The season is long here in a sheltered pocket near the south coast, much longer than in other parts of the country. Our bees are still putting honey away, the heather is still in flower, although it emerged rather early this year, and the ivy and other late season plants are yet to open. It will be quite a few weeks before our bees are ready for winter, but this week Dad and I began some preparations. Continue reading
Busy bees bringing nectar into the long deep hive
Following a quick inspection of the conventional hives, which are doing fine, although not yet producing any surplus honey, we moved on to take our first honey from the long deep hive. This is a rather odd looking hive of my dad’s design, but similar to others of its kind. It takes deep frames, and offers a very large brood area all on one level, making inspection a little easier. It also has entrances at both ends, allowing colonies to be split and merged more readily than with a conventional hive. Continue reading
Hive occupied once again with a new colony of bees
After losing a queen a couple of weeks ago, last week we requeened one of the hives with a new Italian queen, having first removed all of the queen cells. This week, we carefully inspected this hive for the first time since introducing her. Thankfully, she appears to have been accepted and has already started laying.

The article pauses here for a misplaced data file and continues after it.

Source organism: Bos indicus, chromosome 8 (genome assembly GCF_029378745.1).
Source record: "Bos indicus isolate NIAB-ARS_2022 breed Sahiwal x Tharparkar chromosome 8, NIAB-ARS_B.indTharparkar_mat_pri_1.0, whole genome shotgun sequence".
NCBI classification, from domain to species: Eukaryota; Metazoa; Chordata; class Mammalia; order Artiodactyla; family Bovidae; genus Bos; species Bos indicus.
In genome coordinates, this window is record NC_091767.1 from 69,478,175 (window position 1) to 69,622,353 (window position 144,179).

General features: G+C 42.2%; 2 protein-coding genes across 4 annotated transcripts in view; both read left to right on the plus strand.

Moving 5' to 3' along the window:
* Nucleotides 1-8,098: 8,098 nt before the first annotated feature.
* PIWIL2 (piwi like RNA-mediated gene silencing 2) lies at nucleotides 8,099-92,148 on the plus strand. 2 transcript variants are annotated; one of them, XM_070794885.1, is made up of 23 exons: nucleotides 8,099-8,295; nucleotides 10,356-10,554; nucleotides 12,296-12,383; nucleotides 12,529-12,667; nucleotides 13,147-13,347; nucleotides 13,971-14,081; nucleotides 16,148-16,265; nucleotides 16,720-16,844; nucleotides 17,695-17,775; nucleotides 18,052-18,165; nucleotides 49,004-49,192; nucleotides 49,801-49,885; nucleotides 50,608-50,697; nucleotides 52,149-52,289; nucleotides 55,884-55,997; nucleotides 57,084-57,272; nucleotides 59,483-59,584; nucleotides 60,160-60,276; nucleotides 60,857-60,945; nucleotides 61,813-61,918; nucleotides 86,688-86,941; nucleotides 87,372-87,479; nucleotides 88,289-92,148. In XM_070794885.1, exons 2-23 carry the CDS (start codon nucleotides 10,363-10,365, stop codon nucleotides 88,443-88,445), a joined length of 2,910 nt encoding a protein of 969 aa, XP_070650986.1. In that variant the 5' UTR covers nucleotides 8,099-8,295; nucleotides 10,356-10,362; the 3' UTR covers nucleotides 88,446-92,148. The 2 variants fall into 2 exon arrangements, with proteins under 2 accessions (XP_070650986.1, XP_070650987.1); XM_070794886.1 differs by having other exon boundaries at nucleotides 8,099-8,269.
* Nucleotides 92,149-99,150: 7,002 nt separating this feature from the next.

We had also given up on one colony, which demonstrated suicidal tendencies – disposing of new queens after losing theirs early in the year, then failing to raise a replacement of their own when they had the opportunity – and had all but died out. We got to the point where we really did not want to try to requeen again and risk losing yet another valuable queen, so therefore abandoned them to their fate, choosing instead to start a new colony. This colony, formed from some spare brood frames from the long deep hive, and a new queen, has been doing well for the last couple of weeks, so we moved it today into its final home. All went well, and we now have four happy colonies once again.
Today’s hive inspection was generally encouraging, with three large colonies in excellent health. All hives sported frames with large areas of clean white brood, and good amounts of stores are being laid down. The gold bees in the long deep hive show no signs of swarming, despite becoming a very large colony with an astonishing amount of young brood. They currently have roughly the same space as two national brood boxes but could benefit from a few more frames. The newly merged colony has also become rather large, with a lot of young brood, but still with some space on new frames. We will be adding a second super soon, perhaps next week. Continue reading
Busy bee hive
Today was time to go through all of the bee hives, a job that needs doing ideally once per week at this time of year. We currently have four colonies: one long deep hive which we started with a virgin Italian gold queen, who was likely mated with the Buckfast bees that we kept at the time; one national hive with an Italian queen, one with our last Carniolan queen, and one that lost its queen earlier in the year. The latter was requeened a few weeks ago. However, although the queen was initially accepted, she did not appear to lay well and, on a recent inspection, was nowhere to be found. They had made supercedure cells and we decided to leave them to make a replacement for now, and worry about requeening the hive later. Today we found the queen cell vacated but the hive queenless once again, with no sign of eggs. Now there are few bees left, and those are getting old. We decided to leave that hive alone and start a new colony.